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Small steps to saving lives

LOCAL youngsters at Child’s Play Early Learning in South Hobart are taking their first steps in learning how to save lives.

The early learners were treated to a special lesson by Josie Saunders from Cool Kids First Aid, who walked the children through what to do in the event of an emergency.

Founded by Angela Quinn and Natascha Mazeruk, the Cool Kids First Aid journey started 18 years ago when Mrs Mazurek, then a nurse in the accident and emergency department of the Frankston Hospital, watched a mother in her mid-30s die on arrival due to a suspected brain haemorrhage resulting from a fall in the bathroom.

The woman’s only child, a three-year-old daughter, sat with her for almost three hours before her father came home and called the ambulance.

Mrs Mazeruk said that if the daughter had any training, she would have been potentially able to save her mother’s life.

“She would have known what to do and would definitely not have had to sit there for hours with no help,” she said.

This experience sparked a realisation that kids are simply not taught what to do in an emergency.

This, coupled with Ms Mazeruk’s sister Angela Quinn’s passion for teaching kids, sparked the creation of Cool Kids First Aid.

“The distraught child I met 18 years ago had no idea what to do in an emergency, so simply stayed by her mother’s side,” Mrs Mazurek said.

“We believe it’s the small things that can save a life, like teaching kids how to recognise an emergency situation, how to control bleeding, rolling a person into the recovery position and calling 000.

“I know this kind of education could potentially have saved a life that day and this is what Cool Kids First Aid delivers.”

The Cool Kids First Aid team has since been delivering programs to children across Australia with overwhelmingly positive feedback.

“This interactive program captured our kinder children to the extent that they are still role playing first aid skills,” Beth Mason, from Goodstart Early Learning, said.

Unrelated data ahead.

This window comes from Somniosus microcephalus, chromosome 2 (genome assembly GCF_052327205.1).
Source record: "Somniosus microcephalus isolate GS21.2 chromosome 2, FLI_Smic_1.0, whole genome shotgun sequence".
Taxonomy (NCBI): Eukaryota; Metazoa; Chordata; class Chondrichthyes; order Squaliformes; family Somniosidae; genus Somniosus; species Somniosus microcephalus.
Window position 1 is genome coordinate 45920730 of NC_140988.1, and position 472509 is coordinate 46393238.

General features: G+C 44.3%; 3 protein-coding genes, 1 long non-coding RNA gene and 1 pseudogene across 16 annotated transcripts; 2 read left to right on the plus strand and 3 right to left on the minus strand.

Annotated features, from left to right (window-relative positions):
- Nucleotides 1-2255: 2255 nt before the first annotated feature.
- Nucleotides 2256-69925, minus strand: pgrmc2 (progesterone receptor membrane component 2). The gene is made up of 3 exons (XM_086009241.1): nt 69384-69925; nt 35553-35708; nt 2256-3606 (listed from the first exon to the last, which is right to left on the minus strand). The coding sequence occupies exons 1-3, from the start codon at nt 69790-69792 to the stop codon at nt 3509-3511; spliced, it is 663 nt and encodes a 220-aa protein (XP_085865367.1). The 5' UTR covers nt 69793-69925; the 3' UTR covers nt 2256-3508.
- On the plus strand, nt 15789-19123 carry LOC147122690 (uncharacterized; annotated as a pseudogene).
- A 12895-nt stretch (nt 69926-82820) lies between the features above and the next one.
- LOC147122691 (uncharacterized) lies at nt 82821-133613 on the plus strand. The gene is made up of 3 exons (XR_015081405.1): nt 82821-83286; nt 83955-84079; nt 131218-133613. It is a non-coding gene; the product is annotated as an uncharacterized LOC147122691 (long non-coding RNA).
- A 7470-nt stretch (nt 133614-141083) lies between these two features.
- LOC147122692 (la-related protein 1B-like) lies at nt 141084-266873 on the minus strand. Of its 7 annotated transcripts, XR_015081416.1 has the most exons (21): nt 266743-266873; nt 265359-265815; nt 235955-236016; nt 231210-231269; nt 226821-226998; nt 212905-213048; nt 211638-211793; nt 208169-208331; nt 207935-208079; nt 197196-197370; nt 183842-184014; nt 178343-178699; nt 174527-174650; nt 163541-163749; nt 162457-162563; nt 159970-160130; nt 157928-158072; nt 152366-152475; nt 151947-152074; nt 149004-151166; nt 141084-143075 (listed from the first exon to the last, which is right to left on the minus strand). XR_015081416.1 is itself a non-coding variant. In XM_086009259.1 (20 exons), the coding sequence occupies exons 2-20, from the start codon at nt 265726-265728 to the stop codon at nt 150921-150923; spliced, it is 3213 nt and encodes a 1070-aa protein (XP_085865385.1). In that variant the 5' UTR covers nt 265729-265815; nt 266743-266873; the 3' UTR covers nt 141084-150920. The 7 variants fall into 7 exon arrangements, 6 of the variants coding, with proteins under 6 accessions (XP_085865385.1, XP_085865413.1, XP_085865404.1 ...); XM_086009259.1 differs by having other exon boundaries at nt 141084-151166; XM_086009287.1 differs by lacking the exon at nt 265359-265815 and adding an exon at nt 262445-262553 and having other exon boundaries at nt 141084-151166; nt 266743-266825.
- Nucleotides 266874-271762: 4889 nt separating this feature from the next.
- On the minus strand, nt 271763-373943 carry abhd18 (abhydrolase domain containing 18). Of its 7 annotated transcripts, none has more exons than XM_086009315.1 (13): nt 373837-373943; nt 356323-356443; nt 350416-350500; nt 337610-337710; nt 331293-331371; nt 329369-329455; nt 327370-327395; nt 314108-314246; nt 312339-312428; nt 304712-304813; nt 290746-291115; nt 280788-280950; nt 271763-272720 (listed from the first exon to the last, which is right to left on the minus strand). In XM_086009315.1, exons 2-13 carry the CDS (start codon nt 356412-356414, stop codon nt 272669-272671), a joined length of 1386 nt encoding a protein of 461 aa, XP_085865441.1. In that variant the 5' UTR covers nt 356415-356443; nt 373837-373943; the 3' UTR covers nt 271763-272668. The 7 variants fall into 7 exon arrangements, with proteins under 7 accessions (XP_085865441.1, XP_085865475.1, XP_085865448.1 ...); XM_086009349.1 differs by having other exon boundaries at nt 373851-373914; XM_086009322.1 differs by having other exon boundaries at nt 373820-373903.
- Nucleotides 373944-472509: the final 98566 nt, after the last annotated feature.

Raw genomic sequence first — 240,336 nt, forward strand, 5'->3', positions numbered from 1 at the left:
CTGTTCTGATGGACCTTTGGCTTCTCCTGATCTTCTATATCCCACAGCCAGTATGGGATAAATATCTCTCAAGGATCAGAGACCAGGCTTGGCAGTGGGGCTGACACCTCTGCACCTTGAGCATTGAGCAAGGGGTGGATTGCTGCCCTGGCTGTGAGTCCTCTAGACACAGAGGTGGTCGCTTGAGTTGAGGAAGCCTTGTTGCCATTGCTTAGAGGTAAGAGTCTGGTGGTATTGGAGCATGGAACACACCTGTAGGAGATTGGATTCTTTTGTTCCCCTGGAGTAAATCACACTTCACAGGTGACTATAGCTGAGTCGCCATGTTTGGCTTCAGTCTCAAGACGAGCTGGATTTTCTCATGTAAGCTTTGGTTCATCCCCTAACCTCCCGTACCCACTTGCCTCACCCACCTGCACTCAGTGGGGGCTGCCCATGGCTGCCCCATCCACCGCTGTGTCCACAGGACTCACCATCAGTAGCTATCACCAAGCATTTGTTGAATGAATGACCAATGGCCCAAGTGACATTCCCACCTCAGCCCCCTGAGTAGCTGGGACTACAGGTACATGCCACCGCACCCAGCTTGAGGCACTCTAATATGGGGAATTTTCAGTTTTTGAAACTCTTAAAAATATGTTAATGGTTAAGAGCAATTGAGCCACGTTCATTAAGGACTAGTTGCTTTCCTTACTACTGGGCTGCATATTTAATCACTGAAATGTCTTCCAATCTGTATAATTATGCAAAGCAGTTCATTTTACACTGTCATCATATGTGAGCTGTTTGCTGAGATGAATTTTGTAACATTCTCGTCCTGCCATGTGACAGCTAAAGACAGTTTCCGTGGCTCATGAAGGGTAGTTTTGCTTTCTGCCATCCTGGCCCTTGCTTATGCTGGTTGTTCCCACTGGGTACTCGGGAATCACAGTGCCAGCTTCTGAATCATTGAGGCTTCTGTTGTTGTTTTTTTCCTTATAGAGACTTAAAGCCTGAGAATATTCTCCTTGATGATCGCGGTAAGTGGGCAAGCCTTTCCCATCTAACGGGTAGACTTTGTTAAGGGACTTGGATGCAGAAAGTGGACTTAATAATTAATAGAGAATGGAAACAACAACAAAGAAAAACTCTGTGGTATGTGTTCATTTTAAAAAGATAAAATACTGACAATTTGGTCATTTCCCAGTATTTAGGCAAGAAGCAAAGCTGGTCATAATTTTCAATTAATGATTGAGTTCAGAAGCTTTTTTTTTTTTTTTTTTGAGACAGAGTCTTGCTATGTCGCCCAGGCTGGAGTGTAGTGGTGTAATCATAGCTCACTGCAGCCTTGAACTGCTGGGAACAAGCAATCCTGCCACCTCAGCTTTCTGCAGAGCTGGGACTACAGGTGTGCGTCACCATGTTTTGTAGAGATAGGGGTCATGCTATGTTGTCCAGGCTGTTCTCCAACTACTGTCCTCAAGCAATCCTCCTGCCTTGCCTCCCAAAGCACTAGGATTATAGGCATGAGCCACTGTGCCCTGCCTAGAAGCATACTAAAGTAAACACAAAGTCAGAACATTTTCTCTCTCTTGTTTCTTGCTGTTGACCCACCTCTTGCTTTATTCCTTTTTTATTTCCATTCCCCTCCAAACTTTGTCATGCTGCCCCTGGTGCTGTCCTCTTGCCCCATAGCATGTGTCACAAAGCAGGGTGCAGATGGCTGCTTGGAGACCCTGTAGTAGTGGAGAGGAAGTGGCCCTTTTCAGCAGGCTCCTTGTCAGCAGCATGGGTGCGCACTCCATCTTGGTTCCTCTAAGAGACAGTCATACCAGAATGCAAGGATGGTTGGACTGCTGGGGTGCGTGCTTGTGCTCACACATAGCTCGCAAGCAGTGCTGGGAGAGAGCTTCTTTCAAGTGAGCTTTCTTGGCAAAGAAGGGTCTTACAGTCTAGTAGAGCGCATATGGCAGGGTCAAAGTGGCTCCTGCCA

“It is an innovative way to inspire, empower and prepare children.”

Mrs Quinn said they knew this program was important because there was such a lack in the market for it.

“However, we didn’t realise the full gravity of the need until we started receiving the large volume of calls for bookings,” she said.

Following the session, an emergency kit is left with each centre so kids can use this in their role play, further reinforcing their learning.

Cool Kids First Aid has produced an app to simulate how to dial 000, as well as written a children’s book, ‘What to do in an Emergency, with Lexi and Leo’, which is used as an interactive tool in their lessons.

“Our aim is for every child in Australia to understand the basics of what to do in an emergency, and potentially save the life of someone they love,” Mrs Mazurek said.

Caption: Children at Child’s Play Early Learning in South Hobart received a crash course in emergency training.

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About the Author: Hobart Observer

The Hobart Observer is your monthly community newspaper, reaching over 24,000 homes and businesses in and around the City of Hobart. It is the product of Nicolas Turner, Justine Brazil, Ben Hope, Simon Andrews, Tobias Hinds and guest contributors, with support from advertisers.

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